Even after millions of dollars have been poured into the Denver mayoral campaign, and endless words poured out at debate after debate, I kept hearing from friends yesterday who were still undecided on who they should vote for.
These are not people who have ignored the race up to this point. They've followed it from the beginning, since back in the days when it looked like Denver could have eighteen candidates, then wound up with ten on the ballot. And since Michael Hancock and Chris Romer emerged as the two top vote-getters on May 3, they've paid close attention to the second round of the campaign, looking for the positions that will make their choice clear.
They're still looking.
Hancock ran the better campaign, with a light touch that obscured the fact that the candidate has also been light on ideas. Romer's early ads were incredibly clumsy and heavy-handed, doing little to push his innovative ideas.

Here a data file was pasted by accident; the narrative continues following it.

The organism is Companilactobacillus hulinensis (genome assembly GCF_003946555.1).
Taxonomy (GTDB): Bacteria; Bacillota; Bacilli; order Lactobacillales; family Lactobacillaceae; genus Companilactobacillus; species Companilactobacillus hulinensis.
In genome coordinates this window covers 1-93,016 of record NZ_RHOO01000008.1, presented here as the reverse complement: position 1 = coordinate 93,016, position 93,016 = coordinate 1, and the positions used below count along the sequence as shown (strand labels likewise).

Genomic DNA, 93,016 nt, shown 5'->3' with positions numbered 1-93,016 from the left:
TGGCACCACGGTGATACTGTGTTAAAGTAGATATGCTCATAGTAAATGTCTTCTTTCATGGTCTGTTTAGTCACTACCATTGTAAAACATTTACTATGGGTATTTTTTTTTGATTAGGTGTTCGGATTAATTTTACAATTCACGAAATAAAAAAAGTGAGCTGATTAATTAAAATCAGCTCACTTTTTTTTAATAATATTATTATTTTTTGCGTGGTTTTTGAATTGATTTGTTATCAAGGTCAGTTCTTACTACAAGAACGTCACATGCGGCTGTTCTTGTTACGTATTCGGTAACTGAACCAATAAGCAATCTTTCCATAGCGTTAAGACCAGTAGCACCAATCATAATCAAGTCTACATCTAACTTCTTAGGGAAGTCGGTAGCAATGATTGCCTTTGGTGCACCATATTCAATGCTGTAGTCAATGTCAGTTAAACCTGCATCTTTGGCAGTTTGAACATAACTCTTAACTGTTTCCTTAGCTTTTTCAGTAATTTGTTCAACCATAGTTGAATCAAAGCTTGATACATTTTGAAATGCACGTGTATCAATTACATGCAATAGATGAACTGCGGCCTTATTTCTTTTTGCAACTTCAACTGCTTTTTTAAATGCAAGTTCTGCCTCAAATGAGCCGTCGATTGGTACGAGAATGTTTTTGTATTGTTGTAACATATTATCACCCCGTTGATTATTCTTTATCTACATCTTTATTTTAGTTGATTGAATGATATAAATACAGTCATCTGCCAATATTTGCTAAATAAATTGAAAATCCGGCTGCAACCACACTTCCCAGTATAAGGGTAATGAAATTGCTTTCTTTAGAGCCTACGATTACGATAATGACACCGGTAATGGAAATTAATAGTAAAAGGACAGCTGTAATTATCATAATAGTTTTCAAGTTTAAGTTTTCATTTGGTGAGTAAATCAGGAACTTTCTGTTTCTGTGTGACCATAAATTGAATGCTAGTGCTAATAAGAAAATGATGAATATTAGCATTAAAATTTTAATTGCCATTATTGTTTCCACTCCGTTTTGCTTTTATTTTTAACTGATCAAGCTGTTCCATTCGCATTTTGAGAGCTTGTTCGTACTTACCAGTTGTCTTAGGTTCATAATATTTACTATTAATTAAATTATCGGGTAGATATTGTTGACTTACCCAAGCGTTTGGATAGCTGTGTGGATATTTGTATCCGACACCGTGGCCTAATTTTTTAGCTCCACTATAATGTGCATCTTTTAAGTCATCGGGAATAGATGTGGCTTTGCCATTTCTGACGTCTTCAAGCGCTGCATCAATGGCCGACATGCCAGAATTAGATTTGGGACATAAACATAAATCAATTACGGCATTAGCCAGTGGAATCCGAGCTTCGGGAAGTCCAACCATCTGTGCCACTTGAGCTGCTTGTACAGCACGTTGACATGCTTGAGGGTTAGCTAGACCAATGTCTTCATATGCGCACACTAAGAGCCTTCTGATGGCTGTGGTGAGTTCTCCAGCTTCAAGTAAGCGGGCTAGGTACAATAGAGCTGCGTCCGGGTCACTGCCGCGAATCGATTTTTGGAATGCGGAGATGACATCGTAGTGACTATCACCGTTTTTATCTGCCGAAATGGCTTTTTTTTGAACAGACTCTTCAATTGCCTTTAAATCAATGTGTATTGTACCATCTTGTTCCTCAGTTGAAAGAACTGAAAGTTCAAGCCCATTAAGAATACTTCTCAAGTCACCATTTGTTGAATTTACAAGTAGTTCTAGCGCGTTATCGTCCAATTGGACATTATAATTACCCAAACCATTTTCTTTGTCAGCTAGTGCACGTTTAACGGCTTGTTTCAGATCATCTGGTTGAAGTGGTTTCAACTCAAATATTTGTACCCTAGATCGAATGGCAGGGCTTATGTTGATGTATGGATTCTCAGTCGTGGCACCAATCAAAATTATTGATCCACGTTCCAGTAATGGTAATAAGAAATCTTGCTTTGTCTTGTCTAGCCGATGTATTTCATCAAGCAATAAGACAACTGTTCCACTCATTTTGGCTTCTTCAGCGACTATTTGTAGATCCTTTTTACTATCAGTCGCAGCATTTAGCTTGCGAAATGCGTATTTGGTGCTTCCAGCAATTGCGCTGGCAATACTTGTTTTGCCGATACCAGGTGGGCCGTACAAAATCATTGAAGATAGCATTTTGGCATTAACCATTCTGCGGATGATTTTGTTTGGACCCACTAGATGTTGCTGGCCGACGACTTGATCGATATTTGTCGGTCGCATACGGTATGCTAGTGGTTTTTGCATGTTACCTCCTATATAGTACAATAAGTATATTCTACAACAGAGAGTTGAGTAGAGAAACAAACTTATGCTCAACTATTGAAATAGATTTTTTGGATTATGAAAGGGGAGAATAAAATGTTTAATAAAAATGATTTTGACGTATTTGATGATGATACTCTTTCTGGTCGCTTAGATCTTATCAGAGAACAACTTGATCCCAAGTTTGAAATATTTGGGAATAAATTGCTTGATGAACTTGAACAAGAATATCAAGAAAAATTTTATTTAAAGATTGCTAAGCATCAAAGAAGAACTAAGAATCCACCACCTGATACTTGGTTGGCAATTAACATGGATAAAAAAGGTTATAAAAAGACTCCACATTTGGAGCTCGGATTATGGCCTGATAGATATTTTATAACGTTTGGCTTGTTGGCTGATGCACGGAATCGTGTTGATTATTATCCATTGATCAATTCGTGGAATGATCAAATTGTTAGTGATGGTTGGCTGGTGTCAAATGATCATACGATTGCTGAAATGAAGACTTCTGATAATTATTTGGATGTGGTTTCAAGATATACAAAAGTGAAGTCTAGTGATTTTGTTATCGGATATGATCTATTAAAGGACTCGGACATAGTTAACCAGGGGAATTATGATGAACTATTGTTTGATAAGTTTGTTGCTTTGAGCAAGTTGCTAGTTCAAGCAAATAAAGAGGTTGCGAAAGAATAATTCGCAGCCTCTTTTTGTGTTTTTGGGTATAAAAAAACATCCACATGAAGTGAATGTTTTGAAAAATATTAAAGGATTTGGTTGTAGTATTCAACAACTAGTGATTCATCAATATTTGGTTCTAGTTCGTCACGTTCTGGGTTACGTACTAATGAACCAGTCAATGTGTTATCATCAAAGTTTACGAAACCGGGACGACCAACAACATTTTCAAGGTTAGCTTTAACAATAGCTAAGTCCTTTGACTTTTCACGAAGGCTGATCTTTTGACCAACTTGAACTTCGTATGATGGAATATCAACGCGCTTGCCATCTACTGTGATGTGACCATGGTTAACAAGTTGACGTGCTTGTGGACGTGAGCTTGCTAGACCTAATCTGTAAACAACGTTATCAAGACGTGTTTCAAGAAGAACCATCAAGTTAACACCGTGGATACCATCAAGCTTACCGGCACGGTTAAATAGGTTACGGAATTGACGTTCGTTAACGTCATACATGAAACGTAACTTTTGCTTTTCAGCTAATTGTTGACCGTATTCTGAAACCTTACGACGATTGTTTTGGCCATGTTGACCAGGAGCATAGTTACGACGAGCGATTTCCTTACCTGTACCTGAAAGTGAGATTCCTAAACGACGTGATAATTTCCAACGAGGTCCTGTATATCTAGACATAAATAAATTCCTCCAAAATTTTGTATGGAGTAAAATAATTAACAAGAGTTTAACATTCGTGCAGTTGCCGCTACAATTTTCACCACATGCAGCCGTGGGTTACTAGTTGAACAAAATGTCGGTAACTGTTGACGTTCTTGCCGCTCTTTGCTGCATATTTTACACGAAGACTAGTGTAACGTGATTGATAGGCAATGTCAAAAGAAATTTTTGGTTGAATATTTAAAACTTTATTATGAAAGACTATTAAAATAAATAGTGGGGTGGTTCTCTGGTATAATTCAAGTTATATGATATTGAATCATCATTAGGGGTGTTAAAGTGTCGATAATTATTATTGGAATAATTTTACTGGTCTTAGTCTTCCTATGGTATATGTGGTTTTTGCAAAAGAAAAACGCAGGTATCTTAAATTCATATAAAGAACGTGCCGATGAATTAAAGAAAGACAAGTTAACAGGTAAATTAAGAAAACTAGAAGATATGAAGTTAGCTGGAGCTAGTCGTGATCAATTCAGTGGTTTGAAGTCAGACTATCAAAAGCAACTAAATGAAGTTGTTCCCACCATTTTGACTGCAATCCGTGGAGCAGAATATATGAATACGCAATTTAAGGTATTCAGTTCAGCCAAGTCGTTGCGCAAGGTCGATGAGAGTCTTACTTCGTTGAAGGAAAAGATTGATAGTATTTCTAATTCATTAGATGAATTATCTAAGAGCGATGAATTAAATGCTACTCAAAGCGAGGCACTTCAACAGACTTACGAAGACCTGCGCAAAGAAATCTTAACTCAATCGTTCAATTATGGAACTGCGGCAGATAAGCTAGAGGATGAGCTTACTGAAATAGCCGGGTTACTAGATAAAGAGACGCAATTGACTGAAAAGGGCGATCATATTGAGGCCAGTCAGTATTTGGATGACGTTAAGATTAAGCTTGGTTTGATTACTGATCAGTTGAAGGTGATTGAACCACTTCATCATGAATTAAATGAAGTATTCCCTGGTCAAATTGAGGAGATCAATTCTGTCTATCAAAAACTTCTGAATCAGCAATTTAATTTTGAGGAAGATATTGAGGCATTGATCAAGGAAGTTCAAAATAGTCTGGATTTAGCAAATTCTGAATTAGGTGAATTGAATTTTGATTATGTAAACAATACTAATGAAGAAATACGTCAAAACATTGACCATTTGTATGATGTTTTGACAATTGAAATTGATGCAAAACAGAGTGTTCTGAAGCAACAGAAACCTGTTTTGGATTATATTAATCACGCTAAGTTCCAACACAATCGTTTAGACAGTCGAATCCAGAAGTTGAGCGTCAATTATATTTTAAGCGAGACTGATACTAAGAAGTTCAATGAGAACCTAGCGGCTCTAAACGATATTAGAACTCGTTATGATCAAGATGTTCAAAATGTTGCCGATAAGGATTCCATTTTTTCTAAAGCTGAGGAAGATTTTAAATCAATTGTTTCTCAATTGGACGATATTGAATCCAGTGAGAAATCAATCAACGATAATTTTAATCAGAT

And so across the city, people are still undecided. They'll have to make up their minds in the next twelve hours, since Denver's vote center will quit accepting mail-in-ballots at 7 p.m. tonight. If you didn't receive a ballot, you can get a replacement at one of those centers; the Denver Election Division website will tell you where they are.
The turnout today could make all the difference in who becomes Denver's next mayor. But will who wins really make a difference to Denver?
That's the question that's still haunting would-be voters.
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